With a year’s experience behind them, members of the Minto Farmers Association have demonstrated that downtown Clifford was the little market that could.
On Feb. 17, Belinda Wick-Graham offered Minto councillors a review of the association.
She provided images of the original site as compared to a site full of vendors.
Wick-Graham also provided a look at plans for 2010.
“As you all know it was a long time in coming,” she said. “It was identified in the strategic plan of 2005. Planning started in 2007, and it finally happened in 2009.”
She thanked Wesley Bates and Juanita Wilkins for use of the site.
“Without them coming forward, we would not have had a nice spot in downtown Clifford.”
In the agreement with them, the town was responsible for levelling the lot and pathway.
There were also plans for a fence, however “it was not supposed to look as nice as it does right now.” She explained that “Wes and Juanita wanted to make sure there was a nice fence on the property, and they stepped up with additional money.”
Wick-Graham said there were some misconceptions the town paid for this fancy fence.
“That was not the case, and I wanted to clear that up.”
“It’s a nice fence that they’ve paid for,” said councillor Rick Hembly.
Wick-Graham mentioned the various marketing materials, as she thanked the Community Heart Health Network which sponsored advertising for the market.
“We had to start from scratch, so there was all new signs, ads in the Newspapers, brochures.” The market opened on June 5, and there were 360 visitors in a four-hour period.
She said, “In four months, our vendors had over $19,380 in sales.” She noted during the last few weeks of the season, it rained, so there were not as many people or vendors. On average, there were 11 vendors a week; sometimes there were 14.
“It was a great start, and there are a few more people interested for this year’s market,” she said.
“We had special events at the market every month, including a strawberry social, a corn roast and the Zuccinni 500. We did all kinds of special events and that really added to the market. The vendors offered a wide variety of products, baked goods, plants, crafts, produce, honey, gluten-free baking, smoked trout – you name it, we had it pretty much.”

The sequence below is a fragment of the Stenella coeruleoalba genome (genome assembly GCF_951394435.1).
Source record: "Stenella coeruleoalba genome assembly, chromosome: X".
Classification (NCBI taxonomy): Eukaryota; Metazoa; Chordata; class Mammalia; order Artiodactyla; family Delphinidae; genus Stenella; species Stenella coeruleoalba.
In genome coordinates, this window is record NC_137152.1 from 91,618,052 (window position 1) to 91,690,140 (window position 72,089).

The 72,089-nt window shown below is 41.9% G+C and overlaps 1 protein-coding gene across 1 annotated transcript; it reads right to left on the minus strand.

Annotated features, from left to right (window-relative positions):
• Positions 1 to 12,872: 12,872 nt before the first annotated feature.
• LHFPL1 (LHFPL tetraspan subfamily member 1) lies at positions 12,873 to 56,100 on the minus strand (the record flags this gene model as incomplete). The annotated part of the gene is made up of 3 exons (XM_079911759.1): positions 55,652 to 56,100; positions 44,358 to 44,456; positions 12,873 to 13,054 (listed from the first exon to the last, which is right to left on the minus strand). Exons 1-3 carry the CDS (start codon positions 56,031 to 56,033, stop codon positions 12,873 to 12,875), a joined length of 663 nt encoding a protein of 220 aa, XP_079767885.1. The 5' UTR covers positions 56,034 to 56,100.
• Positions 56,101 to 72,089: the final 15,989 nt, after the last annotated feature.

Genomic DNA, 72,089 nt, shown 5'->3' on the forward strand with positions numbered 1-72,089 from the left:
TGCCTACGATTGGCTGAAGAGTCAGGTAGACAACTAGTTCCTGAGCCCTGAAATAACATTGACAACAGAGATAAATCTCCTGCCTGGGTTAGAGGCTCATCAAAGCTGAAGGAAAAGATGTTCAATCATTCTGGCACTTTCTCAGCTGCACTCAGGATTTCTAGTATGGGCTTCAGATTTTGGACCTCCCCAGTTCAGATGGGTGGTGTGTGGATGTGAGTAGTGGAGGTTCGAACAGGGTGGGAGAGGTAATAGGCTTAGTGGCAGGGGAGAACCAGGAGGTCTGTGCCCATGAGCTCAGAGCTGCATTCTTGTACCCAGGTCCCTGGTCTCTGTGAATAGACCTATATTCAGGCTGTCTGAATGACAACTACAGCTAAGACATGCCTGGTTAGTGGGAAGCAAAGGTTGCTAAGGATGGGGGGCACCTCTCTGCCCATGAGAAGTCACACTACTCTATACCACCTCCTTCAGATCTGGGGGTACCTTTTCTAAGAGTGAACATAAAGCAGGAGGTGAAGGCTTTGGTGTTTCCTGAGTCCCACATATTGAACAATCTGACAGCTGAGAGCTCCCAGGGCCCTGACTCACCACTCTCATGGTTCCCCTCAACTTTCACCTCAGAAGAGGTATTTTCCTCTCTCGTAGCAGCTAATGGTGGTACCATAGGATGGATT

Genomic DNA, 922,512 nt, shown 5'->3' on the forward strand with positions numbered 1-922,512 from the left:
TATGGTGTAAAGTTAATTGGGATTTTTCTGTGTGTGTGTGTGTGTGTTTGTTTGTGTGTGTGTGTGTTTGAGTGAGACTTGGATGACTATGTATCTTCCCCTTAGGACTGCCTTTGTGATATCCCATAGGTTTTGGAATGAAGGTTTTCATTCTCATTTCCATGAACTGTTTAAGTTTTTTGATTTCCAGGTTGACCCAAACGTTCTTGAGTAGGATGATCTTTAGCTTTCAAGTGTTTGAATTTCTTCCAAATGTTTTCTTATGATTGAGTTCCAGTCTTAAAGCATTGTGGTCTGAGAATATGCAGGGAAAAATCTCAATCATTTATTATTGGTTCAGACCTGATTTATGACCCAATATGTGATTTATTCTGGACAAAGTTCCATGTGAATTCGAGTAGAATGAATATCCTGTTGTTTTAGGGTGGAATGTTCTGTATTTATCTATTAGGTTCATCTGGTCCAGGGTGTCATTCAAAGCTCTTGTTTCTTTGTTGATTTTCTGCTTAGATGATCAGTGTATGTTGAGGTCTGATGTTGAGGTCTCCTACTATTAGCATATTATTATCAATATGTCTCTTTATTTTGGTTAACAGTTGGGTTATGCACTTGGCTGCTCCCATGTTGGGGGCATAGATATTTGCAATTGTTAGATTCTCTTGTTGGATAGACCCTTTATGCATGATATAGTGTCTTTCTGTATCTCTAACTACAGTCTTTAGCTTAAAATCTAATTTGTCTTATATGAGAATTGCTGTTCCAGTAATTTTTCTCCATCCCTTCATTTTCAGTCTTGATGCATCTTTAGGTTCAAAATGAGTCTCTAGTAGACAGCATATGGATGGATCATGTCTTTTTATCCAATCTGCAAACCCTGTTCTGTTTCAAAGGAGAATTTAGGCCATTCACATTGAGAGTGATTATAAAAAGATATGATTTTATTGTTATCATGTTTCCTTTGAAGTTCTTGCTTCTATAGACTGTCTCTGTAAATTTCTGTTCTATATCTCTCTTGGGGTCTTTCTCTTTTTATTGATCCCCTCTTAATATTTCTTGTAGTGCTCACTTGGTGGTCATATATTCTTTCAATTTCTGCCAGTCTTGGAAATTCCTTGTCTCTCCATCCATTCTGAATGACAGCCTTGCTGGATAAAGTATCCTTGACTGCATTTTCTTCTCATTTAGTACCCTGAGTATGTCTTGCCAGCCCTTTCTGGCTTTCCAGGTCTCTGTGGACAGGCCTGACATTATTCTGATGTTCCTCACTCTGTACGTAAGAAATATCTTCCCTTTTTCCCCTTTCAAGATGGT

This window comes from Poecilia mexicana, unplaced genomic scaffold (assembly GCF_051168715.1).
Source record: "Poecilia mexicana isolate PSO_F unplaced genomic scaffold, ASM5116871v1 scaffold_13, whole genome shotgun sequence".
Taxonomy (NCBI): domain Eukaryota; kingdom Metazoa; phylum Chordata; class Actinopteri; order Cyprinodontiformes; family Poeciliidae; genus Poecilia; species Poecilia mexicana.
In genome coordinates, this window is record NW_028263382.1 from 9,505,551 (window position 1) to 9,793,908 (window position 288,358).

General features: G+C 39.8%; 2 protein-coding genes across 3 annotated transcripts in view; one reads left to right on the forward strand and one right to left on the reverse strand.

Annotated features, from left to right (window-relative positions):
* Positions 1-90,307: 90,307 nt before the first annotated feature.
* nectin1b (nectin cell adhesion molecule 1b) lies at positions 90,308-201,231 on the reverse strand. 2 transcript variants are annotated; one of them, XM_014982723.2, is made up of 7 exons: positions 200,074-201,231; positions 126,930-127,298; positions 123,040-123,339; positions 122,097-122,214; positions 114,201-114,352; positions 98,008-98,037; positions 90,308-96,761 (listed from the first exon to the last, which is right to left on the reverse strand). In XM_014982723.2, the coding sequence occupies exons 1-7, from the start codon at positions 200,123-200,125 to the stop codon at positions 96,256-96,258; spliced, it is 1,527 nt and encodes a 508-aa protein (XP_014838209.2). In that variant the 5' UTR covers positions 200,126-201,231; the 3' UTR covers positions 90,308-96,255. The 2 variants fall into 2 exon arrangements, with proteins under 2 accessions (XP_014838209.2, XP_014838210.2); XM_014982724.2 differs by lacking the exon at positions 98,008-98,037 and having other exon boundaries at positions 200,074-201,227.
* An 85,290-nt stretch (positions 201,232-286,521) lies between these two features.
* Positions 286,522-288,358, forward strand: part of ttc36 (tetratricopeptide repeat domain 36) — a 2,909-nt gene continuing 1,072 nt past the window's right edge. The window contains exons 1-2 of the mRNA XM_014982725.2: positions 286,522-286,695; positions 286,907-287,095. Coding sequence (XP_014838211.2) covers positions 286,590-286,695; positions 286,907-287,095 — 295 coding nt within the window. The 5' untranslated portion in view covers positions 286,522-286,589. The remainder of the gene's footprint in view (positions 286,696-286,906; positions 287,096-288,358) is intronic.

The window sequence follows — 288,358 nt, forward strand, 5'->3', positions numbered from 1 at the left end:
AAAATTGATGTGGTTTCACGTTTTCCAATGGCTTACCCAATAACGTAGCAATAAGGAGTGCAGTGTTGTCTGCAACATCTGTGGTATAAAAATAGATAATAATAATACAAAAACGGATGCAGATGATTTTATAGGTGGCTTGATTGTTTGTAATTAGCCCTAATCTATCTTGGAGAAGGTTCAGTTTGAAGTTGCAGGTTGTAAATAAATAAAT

Wick-Graham said one reason the market was located downtown was to benefit local businesses. At a meeting, local owners were asked if they felt the market helped.
“All of them felt the market benefitted the downtown.”
As for quality of life for residents, only one person said it was not beneficial.
“That person must have been from Mildmay,” quipped Hembly.
Wick-Graham said, “Most people said it brought more people downtown; it was great to get fresh produce.”
The market provided fundraising opportunities for local community groups.
Some of those were:
– Clifford’s downtown revitalization committee;
– Minto Arts Council;
– Clifford Historical Society;
– Clifford Horticultural Society;
– Minto-Mapleton Family Health Team; and the
– Minto Chamber of Commerce.
She noted there were additional opportunities for vendors including partnerships that allowed some to take part in the Outdoor Farm Show and the Royal Winter Fair.
“It was great exposure for these businesses in our community, and they never would have had a chance without the partnership with Rural Guelph.”
She added the Minto Market also served as a business incubator for Wilkins and her gluten-free baking. “I was told the other day, she’d just shipped $300 worth of product to Toronto, and there are groups all over the place wanting her product. It’s another success story, and hopefully, we can help her build her business.”
She said the market association thanked the town for it’s efforts. “It was a long time coming, and it was very successful.”
This year’s market opens June 4, and the plan is to stick with Fridays, from 3 to 7pm.
“It seemed to work well for us, and allowed vendors to participate in other markets on Saturdays. We’re hoping for bigger and better things.”
Deputy-mayor Judy Dirksen is the association president. She thanked Wick-Graham for her work with the market.
“It was a really big success. If you think about it, we easily had more 100 people most market days in the four hour period,” Dirksen said. “I think it’s fair to say there’s no business in Clifford that would have more than 100 people going through on a Friday afternoon.
Dirksen said one of the first things to be looked at is the possibility of expanding, with an additional market being established in Palmerston.
“It might not be on Friday afternoon, but we’ll look into it and how we can make it work.”
“The commaraderie at the market is phenomenal (helping each other out),” she said. “One of the big challenges is that we don’t have that much money to promote the market.”